Certainly using recursion to do this sort of defeats the purpose of using post-fix in the first place since it is meant to be easily handled with a simple stack, however recursion itself has a call stack with local variables which can have the same effect. It would simply be far less efficient. –  Neil Dec 3 '13 at 16:35
    
@MichaelT Thanks for the comment. This is exactly what I was referring to, when I used the word elegant in the question. @ Neil You are suggesting some kind of tail recursion, right? –  caisah Dec 3 '13 at 16:50

you pass the top 2 in the stack as parameter at each point, this way when you get to an operator you go up the stack when you see a value you go down the stack and when you get back you try again:

here is the magic:

eval(int x1, int x2)
{
 do{
   int x = 0;
   while (a[i] == ' ')
     i++;
   if (a[i] == '+')
    {
      i++;
      return x2+x1;// go up the stack with the resulting value
    }
   if (a[i] == '*')
    {
      i++;
      return x1*x2;
    }
   while ( (a[i] >= '0') && (a[i] <= '9'))
      x = 10*x + (a[i++]-'0');
   x2 = eval(x2, xt); // replace the old top with the result and try again
 }while(true);
}

you just need to add 2 functions to handle the errors when operators appear as the first 2 terms:

eval()
{
 int x = 0;
  while (a[i] == ' ')
    i++;
 if (a[i] == '+')
    {
      i++;
      return ERROR;
    }
  if (a[i] == '*')
    {
      i++;
      return ERROR;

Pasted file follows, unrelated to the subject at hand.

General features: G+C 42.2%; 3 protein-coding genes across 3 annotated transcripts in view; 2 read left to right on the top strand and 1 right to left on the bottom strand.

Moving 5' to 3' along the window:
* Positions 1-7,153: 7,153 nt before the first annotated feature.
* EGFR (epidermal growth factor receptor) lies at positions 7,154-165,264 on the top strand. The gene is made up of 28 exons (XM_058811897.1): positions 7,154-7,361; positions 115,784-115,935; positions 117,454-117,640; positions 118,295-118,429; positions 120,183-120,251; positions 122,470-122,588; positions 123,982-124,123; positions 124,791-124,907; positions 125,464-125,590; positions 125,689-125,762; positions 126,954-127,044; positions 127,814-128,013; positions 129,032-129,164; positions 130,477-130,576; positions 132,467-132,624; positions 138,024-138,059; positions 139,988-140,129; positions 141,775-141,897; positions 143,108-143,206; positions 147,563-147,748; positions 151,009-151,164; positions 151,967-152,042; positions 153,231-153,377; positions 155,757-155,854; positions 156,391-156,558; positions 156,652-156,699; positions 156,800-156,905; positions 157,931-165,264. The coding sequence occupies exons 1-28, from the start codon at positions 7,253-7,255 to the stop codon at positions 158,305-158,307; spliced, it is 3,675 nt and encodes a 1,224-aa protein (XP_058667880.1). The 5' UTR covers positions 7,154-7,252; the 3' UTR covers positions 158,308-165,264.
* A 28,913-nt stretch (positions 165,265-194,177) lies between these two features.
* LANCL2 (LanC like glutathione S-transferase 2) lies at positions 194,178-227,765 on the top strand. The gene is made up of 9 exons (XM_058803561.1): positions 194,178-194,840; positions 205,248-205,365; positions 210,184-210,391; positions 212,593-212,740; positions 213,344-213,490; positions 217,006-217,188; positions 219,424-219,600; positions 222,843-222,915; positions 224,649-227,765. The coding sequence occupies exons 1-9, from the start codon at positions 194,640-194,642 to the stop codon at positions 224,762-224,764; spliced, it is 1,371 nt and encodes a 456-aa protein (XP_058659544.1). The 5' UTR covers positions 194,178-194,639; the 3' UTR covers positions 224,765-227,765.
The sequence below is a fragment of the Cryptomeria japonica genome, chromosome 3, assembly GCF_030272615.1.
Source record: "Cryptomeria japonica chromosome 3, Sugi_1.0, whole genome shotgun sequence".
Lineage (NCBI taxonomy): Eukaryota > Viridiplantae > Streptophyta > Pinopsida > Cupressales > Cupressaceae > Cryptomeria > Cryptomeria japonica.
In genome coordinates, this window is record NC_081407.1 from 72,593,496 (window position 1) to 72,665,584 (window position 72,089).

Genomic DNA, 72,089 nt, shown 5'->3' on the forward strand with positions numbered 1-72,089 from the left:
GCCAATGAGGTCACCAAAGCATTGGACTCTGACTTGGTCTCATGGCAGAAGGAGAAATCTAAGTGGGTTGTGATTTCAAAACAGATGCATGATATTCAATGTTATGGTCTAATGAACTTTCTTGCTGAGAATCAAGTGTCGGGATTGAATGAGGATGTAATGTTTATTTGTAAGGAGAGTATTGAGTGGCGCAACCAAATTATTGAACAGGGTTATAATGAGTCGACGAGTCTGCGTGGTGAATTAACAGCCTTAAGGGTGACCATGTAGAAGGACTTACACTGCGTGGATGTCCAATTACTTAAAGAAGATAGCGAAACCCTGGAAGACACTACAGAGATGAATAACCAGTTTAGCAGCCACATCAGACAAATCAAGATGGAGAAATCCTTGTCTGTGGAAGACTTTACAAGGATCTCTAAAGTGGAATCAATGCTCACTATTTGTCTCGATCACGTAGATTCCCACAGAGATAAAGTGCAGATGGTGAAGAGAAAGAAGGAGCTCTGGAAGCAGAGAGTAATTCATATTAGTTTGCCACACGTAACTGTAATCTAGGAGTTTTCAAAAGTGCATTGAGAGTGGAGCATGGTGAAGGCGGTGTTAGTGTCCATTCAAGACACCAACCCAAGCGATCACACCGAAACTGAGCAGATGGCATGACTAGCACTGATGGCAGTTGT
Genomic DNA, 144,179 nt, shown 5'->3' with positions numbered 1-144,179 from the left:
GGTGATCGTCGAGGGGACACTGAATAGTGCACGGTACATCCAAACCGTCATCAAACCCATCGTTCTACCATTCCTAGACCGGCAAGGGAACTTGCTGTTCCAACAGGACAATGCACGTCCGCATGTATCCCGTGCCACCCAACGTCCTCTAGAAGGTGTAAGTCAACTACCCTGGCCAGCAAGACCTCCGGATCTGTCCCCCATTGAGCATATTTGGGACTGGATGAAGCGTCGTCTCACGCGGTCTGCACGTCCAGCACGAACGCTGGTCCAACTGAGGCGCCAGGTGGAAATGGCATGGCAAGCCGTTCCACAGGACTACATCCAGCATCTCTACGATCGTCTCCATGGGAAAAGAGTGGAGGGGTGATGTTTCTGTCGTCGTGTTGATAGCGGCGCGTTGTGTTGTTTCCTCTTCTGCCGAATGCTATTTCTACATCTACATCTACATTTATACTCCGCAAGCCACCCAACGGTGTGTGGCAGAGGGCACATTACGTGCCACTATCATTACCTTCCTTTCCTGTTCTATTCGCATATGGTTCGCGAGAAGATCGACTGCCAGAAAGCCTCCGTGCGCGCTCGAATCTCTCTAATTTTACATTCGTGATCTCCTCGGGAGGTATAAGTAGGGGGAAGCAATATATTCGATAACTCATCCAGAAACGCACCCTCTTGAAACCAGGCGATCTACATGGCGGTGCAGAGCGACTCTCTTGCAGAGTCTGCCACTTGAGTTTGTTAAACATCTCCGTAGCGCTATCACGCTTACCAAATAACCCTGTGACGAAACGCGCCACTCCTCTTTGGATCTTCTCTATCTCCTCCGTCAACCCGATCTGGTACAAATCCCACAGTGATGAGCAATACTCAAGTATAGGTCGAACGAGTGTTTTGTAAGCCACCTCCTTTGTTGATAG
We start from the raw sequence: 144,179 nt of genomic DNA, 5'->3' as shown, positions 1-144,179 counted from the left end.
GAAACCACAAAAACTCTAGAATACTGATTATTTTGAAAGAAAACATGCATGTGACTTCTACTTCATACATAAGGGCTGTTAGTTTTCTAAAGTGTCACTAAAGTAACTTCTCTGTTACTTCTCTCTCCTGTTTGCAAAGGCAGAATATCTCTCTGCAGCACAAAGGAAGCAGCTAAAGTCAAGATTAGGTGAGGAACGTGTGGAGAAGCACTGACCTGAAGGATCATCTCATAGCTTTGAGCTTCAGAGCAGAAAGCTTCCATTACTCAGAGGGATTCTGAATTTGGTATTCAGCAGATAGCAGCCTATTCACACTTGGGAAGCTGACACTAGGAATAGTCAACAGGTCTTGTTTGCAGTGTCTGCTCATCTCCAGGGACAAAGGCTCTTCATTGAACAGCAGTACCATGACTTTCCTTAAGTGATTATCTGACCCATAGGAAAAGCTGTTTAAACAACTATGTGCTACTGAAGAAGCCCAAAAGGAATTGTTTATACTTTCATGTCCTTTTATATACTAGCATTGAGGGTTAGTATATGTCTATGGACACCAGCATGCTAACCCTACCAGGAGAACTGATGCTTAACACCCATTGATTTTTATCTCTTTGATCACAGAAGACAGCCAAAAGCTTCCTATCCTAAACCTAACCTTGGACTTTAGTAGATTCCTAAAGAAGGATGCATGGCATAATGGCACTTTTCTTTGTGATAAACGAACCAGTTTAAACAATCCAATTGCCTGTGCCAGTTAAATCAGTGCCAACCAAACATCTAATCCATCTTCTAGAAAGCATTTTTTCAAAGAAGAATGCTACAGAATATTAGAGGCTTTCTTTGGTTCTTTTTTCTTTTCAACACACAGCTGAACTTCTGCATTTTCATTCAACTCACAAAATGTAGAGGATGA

}
  while ( (a[i] >= '0') && (a[i] <= '9'))
    x = 10*x + (a[i++]-'0');
  return eval(x);
}

eval(int x1)
{
 int x = 0;
  while (a[i] == ' ')
    i++;
 if (a[i] == '+')
    {
      i++;
      return ERROR;
    }
  if (a[i] == '*')
    {
      i++;
      return ERROR;
    }
  while ( (a[i] >= '0') && (a[i] <= '9'))
    x = 10*x + (a[i++]-'0');
  return eval(x1, x);
}
share|improve this answer

and I was wondering if it's possible to do something as elegant as this but for postfix evaluation.

Postfix notation isn't meant to be processed with a call stack or recursion or really anything of that nature. Its designed for nice, tight implementations that just have a simple loop and a stack next to it. These fall into the realm of stack machines and are often found in embedded systems because of their simplicity. You find things like forth, postscript and the jvm as very successful stack machines (see Wikipedia - Category stack based virtual machines) along with venerable HP rpn calculator.

The elegance of postfix can be seen in the simple loop:

while not end of file
    read into var
    if var is not operand
        push var
    else if var is '+'
        pop into v1
        pop into v2
        push v1 + v2
    else if var is '*'
        pop into v1
        pop info v2
        push v1 * v2

And thus you go through and implement all the operands and you're done. dc has 27 operands (things like print (pop and print) P, print (just print) p, print the stack f, clear the stack c, etc...). You can read them at dc.1 man page. I will admit there are some more elegant structures for implementing the operands rather than a huge if else if cascade depending on the language... but you get the idea.

The elegance of the system is its simplicity. You don't have to worry about stack frames, calling conventions, and the like when implementing it. You've got a stack and a variable or two.